Dungeons and Dragons makes the conversion of currencies pretty easy from one to the next. There are ten copper to a silver, ten silver to a gold, ten gold to a platinum, and electrum isn’t a thing don’t ask I don’t care what the Player’s Handbook says. So, I want some names that have nice regular intervals. And wouldn’t you know it, that one-to-twelve pattern repeats itself right there in the Weight chart on the Roman measurements page: twelve uncia in a libra, twelve semisextula in an uncia, and twelve siliqua in a semisextula. And no, I don’t know if those are declined correctly. What matters is that I know what they mean; more on that in a moment. So, we’ve got our names.
Except we can’t just stop here, and not just because this is bat country. I don’t speak Latin, and even if I did nobody in the party does. One of the other players might, but even if they did, I wouldn’t expect anyone to use those names because they’re totally out of tone with the game. There was no Roman Empire in Eberron. Eberron had its own history, with its own civilizations, each with their own languages. If I’m going to make up a detail for the world, I’m doing everyone a disservice if my tiny details end up pulling people out of scene. Rather, I have a place from which to start building, using a formula that’s familiar, to give the final structure the semblance of having shown up that way.
The semisextula has to go. I know it’s “the word that goes there” in that sequence of ratios; I can do math and read the chart. However, it’s just not a good fit. Compared with the others, it’s cumbersome. Fortunately, when we’re creating lore for our fantasy worlds, we can eschew the historicity. We’re allowed to make shit up. So, going back to the chart of terms, right above and below the term I’m looking to replace, I see we’ve got the sextula and the scrupulum. Either of those would be a good replacement, but sextula just means “sixth,” while scrupulum means “pebble,” which gives me a much better path forward.
Now that we’ve got our seed ideas, let’s plant them and see what grows. I said that the one-twelve relationship stemmed from the apothecary system of weights and measures, which in turn evolved out of Roman weight divisions. In Eberron, there might not have been a Roman Empire, but there certainly were civilizations that predate Galifar. According to the official timeline, the giants were the first to tame magic in any kind of formalized way, and the elves learned magic from them. If there were anyone who would’ve codified an apothecary system of weights and measures, they’re prime candidates.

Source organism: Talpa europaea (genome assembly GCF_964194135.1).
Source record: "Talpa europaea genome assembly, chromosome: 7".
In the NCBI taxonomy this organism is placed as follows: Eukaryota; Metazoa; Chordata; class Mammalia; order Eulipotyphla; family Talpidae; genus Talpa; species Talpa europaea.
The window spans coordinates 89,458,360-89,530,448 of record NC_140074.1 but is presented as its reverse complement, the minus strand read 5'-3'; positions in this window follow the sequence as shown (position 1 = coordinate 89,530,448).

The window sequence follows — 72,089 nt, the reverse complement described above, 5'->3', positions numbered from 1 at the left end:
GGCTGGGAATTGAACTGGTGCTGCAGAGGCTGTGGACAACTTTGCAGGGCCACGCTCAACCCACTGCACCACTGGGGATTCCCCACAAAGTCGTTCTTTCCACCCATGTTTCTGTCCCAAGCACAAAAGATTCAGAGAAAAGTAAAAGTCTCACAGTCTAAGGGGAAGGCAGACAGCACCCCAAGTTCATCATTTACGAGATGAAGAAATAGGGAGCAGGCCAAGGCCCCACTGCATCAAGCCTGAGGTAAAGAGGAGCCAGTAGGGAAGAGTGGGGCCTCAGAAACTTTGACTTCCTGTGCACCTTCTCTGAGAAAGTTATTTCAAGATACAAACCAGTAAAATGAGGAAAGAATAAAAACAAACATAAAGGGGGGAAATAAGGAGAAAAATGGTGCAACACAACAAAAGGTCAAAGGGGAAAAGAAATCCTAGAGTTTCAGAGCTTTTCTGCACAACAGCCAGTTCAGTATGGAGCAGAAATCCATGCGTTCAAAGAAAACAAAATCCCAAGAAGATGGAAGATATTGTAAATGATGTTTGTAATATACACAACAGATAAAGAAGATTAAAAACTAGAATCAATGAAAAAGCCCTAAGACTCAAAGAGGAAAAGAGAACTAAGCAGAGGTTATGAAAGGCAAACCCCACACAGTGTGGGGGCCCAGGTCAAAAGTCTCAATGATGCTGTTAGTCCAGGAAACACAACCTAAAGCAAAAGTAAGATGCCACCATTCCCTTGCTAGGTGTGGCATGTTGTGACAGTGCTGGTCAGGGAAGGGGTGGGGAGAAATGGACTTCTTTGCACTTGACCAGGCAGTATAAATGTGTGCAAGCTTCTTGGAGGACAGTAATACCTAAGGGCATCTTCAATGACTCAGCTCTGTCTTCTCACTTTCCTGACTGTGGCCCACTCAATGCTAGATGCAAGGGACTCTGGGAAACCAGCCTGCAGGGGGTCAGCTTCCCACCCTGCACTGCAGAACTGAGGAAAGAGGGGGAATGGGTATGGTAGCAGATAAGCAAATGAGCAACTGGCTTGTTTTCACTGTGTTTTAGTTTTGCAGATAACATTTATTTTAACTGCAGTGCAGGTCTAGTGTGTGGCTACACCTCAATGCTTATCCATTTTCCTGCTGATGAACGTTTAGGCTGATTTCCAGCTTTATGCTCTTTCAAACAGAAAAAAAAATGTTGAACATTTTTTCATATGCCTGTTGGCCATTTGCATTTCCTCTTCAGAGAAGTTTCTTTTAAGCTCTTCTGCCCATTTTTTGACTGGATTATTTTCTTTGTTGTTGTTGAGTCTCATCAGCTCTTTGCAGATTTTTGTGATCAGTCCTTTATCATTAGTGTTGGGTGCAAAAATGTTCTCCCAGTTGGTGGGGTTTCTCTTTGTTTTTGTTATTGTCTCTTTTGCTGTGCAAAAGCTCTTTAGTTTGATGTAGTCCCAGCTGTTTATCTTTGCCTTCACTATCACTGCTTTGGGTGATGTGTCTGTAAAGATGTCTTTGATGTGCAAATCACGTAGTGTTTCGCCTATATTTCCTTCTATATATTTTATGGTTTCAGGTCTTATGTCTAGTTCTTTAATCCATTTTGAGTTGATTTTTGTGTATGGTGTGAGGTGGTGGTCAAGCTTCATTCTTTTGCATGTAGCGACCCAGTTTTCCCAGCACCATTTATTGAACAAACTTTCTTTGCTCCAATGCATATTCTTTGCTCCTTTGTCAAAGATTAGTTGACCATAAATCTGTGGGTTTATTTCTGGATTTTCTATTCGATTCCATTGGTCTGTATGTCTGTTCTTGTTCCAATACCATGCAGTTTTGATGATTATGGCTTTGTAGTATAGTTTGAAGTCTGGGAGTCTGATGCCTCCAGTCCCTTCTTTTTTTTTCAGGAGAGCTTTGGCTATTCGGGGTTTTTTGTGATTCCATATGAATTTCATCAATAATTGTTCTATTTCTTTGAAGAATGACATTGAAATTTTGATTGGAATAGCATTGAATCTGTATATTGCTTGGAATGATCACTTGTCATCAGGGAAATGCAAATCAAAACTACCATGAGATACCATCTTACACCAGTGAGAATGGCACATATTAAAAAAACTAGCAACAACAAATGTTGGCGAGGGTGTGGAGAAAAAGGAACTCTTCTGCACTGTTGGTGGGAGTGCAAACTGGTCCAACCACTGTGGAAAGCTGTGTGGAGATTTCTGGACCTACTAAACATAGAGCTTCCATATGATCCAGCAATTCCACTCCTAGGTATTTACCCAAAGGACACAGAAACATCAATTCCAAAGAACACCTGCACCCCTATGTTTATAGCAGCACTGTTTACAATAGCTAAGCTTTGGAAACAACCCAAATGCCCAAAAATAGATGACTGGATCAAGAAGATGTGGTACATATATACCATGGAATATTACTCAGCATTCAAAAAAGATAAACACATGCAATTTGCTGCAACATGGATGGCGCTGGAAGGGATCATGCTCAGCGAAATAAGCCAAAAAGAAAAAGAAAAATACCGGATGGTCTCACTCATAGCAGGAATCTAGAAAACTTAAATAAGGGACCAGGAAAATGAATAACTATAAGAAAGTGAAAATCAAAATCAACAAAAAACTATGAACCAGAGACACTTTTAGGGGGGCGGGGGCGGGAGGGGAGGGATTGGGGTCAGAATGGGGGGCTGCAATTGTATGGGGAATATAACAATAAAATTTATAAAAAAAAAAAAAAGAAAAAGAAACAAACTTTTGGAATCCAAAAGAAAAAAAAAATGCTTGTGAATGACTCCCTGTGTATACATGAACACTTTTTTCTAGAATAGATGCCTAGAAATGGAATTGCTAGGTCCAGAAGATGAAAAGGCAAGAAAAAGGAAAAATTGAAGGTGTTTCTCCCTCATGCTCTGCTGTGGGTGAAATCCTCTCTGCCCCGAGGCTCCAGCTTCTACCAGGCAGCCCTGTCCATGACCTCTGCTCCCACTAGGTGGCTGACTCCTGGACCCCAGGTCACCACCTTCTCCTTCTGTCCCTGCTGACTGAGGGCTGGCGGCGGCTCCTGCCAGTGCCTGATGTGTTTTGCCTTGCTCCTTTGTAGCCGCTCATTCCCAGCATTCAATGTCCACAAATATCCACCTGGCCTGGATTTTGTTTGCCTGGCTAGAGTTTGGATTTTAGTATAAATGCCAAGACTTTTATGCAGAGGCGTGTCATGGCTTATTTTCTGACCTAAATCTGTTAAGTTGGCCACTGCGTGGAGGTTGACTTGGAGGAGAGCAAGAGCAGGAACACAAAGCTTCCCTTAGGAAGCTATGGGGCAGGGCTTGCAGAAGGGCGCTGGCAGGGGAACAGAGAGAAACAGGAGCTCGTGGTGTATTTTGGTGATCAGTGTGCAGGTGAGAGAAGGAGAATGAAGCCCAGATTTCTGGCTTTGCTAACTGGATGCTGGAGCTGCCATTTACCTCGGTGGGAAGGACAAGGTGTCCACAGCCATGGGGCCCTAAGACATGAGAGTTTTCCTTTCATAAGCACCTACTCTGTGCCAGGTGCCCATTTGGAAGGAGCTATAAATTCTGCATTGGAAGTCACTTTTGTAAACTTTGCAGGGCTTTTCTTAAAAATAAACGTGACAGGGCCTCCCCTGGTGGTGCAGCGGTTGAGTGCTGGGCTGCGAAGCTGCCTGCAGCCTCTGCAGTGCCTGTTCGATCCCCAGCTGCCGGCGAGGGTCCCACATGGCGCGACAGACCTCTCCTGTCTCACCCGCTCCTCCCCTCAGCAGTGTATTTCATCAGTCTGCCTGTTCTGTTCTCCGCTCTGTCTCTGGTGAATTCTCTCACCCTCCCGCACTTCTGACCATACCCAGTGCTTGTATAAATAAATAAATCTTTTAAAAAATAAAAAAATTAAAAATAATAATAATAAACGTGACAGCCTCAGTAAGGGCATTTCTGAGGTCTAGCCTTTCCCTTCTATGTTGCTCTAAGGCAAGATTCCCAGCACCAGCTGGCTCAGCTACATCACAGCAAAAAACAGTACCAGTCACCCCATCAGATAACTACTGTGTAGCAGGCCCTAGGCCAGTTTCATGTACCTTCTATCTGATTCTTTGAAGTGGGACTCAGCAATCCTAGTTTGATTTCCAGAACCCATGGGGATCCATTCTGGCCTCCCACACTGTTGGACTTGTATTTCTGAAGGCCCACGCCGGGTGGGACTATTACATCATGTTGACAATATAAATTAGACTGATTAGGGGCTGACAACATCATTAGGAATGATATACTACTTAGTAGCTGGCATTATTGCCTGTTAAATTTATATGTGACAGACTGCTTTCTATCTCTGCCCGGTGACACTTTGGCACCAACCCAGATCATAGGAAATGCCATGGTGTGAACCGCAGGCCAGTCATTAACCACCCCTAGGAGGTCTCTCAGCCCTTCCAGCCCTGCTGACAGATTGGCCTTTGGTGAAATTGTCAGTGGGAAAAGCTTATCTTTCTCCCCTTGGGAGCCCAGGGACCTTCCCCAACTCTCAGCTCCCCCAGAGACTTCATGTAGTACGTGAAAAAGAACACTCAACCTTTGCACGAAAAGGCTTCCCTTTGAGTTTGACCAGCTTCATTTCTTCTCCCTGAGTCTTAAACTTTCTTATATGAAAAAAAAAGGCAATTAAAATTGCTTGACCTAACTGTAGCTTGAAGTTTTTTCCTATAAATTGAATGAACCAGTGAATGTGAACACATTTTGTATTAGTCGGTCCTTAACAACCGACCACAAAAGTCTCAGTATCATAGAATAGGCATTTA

The word siliqua in Latin means “carob seed,” since they were believed to be more uniform in weight than other grains. The Elvish word for “seed” is erdë. However, the language of the land is Common, not Elvish. The same type of mispronunciation that turns brid into bird and asterisk into Asterix might well turn this into the copper reed, which also provides a clever folk etymology of “older coins were minted so thin they made music when vibrated.” This is the kind of comment you can put in the mouth of an NPC that you want to look erudite.
Passing the same type of transformation over scrupulum produces sardincë and from there a silver shard. Thanks to a bunch of dedicated Tolkien scholars, the libra has a counterpart in lungwë which becomes a platinum lunge. That leaves just the poor uncia, whose direct Elvish equivalent would be the unforgiving yunquëa, meaning “twelfth.” However, here I think I’d like to deviate from the plan and borrow the Elvish talma, which means “weight or measure.” The same ritual as before can get that pretty close to a gold talent, which has the bonus benefit of being a real-world measure of weight and value!
Finally, if we’re being completely thorough, we’re going to want currency symbols. Fortunately, we can even go back to the original source. By using the apothecary weight symbols for pound (£), ounce (℥), and scruple (℈), we can imply a link back to the
Latin Giantic roots that the elves inherited. Carats are usually written “ct” but ȼ serves nicely in its place.
I may not go into this level of detail for every random question I’m asked, but every so often I love these kinds of exercises. Not only do they let me answer the question, but they do so in ways that help me make the world, and the game, a richer experience.